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How can I Help my Child Learn to Swim?

By J. Beam
Updated May 17, 2024
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Learning to swim is a feat that many adults have never accomplished and while it is not essential to learn to swim, there are many reasons why the skill can be important – especially for a child. A child who has learned to swim has the confidence to attend pool parties, summer camp, and other special recreational activities involving water. More importantly, they are safer in and around the water.

You can help your child learn to swim by simply providing them with the opportunity and being supportive. If you are a strong swimmer and have access to a pool, you can teach a child to swim with patience and persistence. If you don’t swim, then consider enrolling your child in a class to learn to swim. Even if you can swim, you might still consider a class for your child. Many recreation centers and public pools offer classes taught by Red Cross certified swim instructors and some children respond better to instruction from someone other than their parent.

The following tips and suggestions can help you and your child in the endeavor to learn to swim:

  • Introduce your child to the water early in life. Children who become familiar with the water early on are less likely to be afraid of the water later. Consider allowing your child to have a kiddie pool or frequenting a public pool. Most public and many private pools have shallow kiddie pools for the smallest children. Provide them with a safe, secure environment for water play and they will most likely develop a love of the water.

  • For older children who want to learn to swim but have a fear of the water, introduce them to water gradually. Be sure not to avoid the pool when the water is cold and uncomfortable because you want the experience to be pleasant. Even if your child only wants to dangle their feet in the water at first, have patience and they will eventually become confident enough to get in.

  • Learning to get their face wet is the hardest part for many kids. Never force their face into the water, never splash them in the face, and never coax them into water that is too deep for them to stand. This will only hinder any progress they’ve made.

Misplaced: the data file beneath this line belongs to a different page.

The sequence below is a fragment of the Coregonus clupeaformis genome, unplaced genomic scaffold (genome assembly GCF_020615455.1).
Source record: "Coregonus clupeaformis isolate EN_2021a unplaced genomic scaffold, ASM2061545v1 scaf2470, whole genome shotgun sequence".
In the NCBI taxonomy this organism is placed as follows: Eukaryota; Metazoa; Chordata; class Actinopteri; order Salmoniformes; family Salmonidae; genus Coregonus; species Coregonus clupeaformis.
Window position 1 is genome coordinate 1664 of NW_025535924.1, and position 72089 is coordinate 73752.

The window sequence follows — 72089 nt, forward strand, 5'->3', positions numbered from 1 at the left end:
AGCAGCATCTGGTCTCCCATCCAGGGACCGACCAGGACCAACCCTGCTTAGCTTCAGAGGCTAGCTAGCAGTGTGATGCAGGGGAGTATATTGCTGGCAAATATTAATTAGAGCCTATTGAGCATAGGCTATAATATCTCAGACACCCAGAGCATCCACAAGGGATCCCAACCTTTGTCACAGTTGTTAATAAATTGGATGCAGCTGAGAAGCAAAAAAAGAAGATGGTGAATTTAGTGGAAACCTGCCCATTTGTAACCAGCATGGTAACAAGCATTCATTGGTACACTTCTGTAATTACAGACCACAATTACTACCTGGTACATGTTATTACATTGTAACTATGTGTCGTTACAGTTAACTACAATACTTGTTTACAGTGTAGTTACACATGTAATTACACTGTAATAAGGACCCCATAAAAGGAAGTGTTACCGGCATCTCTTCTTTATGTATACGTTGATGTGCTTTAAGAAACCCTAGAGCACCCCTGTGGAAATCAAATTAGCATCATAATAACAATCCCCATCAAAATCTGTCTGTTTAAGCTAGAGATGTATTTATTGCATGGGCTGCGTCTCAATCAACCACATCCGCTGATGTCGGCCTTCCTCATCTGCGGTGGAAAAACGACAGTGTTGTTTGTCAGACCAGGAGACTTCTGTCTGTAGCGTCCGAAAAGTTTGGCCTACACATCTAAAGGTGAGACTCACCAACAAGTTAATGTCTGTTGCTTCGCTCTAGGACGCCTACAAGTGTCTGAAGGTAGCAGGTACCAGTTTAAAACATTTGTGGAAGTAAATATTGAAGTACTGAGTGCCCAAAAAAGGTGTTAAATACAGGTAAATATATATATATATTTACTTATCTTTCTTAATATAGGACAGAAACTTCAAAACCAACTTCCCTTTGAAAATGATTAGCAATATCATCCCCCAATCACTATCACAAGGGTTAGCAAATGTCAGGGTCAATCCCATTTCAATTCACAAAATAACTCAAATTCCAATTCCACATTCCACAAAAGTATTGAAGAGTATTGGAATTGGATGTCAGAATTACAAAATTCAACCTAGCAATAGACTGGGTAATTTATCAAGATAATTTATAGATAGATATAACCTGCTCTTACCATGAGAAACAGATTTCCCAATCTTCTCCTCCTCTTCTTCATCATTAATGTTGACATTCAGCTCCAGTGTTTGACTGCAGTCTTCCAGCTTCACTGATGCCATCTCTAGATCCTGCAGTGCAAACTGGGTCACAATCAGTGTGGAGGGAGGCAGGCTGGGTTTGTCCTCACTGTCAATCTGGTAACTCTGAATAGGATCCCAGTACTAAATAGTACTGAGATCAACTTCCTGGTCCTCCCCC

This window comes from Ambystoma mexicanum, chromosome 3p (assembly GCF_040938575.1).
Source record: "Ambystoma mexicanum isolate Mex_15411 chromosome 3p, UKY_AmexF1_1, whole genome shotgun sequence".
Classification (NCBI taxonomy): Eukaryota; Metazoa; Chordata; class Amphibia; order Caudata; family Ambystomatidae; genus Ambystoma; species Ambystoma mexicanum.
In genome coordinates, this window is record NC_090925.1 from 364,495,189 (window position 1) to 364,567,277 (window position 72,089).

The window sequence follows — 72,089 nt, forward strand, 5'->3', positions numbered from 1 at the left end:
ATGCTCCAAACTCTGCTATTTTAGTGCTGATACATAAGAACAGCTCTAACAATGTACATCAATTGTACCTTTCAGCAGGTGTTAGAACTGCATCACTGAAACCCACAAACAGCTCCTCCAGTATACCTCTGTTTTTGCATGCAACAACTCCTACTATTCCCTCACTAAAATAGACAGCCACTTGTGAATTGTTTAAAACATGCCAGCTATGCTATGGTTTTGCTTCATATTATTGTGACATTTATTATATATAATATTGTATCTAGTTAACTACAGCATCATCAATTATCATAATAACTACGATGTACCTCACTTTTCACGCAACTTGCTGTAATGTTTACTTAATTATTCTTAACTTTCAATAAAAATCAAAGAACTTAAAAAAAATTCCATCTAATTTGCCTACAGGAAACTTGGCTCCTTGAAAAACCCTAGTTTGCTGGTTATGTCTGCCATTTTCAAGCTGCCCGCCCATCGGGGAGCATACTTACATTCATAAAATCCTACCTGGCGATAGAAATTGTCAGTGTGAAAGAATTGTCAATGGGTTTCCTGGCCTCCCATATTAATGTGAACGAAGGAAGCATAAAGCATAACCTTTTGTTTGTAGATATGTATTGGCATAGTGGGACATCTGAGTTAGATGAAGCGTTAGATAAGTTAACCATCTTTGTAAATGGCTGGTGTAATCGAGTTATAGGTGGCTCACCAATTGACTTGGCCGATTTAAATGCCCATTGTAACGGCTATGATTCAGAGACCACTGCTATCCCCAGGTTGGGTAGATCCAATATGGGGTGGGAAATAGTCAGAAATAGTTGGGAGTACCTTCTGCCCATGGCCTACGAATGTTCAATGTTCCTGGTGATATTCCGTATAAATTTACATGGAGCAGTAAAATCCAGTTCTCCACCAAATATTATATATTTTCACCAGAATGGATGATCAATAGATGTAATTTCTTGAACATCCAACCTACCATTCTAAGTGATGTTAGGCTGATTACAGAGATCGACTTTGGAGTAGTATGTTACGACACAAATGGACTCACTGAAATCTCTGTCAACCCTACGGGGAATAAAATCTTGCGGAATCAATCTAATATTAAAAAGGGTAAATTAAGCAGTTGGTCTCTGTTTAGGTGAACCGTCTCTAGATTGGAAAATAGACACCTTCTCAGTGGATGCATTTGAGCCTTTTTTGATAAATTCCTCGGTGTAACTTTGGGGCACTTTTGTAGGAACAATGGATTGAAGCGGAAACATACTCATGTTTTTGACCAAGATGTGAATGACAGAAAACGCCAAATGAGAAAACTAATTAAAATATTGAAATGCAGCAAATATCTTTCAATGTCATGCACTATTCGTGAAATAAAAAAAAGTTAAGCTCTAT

• Once your child has become comfortable with the water, they will be able to begin the basics. To learn to swim, a child must first learn proper breathing techniques followed by learning to float, kick, use arm strokes and tread water. It may take months or even a year or more for your child to learn to swim, but with patience, support, and persistence, most children can learn. If you are being met with resistance from your child, consider hiring a private instructor to work with them.
  • The most important thing to provide a child who is learning to swim is a safe and secure water environment. Never allow a child who can’t swim into the water alone and never leave a child unobserved in the water. Follow all pool and water safety recommendations at all times. With practice and proper instruction, your child can learn to swim and will develop a skill that will last a lifetime.

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Discussion Comments
By anon126250 — On Nov 12, 2010

This is a great article about the benefits of teaching kids to swim.

By anon1265 — On May 23, 2007

Good article!

It makes it all safer and easier to also communicate to the child our natural good feelings for water. You may have seen video of the baby swim classes ...they love it! The "how to breathe safely in the water"-thing is instinctive, so the parent should encourage but not crowd the child, so the child can work on it with themselves.

I liked, especially, your reminder about safety.

Infant drownings happen in a flash ... even with a CPR trained person nearby, it may not be fast enough...stay right there with your little one, in the water.

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